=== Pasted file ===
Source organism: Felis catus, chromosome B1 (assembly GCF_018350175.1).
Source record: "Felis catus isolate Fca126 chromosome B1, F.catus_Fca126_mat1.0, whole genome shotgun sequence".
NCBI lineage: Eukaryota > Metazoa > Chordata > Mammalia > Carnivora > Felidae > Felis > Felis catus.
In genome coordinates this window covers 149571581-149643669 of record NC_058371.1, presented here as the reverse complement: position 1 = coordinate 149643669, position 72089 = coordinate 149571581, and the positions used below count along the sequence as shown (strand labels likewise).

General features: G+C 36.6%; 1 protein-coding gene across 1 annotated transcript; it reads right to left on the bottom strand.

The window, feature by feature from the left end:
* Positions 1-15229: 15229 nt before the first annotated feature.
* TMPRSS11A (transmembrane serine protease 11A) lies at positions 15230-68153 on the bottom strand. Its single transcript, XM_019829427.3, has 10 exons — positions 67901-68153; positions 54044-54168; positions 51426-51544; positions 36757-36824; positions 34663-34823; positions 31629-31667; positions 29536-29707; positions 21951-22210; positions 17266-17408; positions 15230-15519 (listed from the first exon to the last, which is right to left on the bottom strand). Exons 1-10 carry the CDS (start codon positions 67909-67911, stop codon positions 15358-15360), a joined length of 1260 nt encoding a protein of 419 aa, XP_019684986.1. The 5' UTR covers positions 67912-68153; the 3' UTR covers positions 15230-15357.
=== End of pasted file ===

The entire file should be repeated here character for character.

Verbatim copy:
Source organism: Felis catus, chromosome B1 (assembly GCF_018350175.1).
Source record: "Felis catus isolate Fca126 chromosome B1, F.catus_Fca126_mat1.0, whole genome shotgun sequence".
NCBI lineage: Eukaryota > Metazoa > Chordata > Mammalia > Carnivora > Felidae > Felis > Felis catus.
In genome coordinates this window covers 149571581-149643669 of record NC_058371.1, presented here as the reverse complement: position 1 = coordinate 149643669, position 72089 = coordinate 149571581, and the positions used below count along the sequence as shown (strand labels likewise).

General features: G+C 36.6%; 1 protein-coding gene across 1 annotated transcript; it reads right to left on the bottom strand.

The window, feature by feature from the left end:
* Positions 1-15229: 15229 nt before the first annotated feature.
* TMPRSS11A (transmembrane serine protease 11A) lies at positions 15230-68153 on the bottom strand. Its single transcript, XM_019829427.3, has 10 exons — positions 67901-68153; positions 54044-54168; positions 51426-51544; positions 36757-36824; positions 34663-34823; positions 31629-31667; positions 29536-29707; positions 21951-22210; positions 17266-17408; positions 15230-15519 (listed from the first exon to the last, which is right to left on the bottom strand). Exons 1-10 carry the CDS (start codon positions 67909-67911, stop codon positions 15358-15360), a joined length of 1260 nt encoding a protein of 419 aa, XP_019684986.1. The 5' UTR covers positions 67912-68153; the 3' UTR covers positions 15230-15357.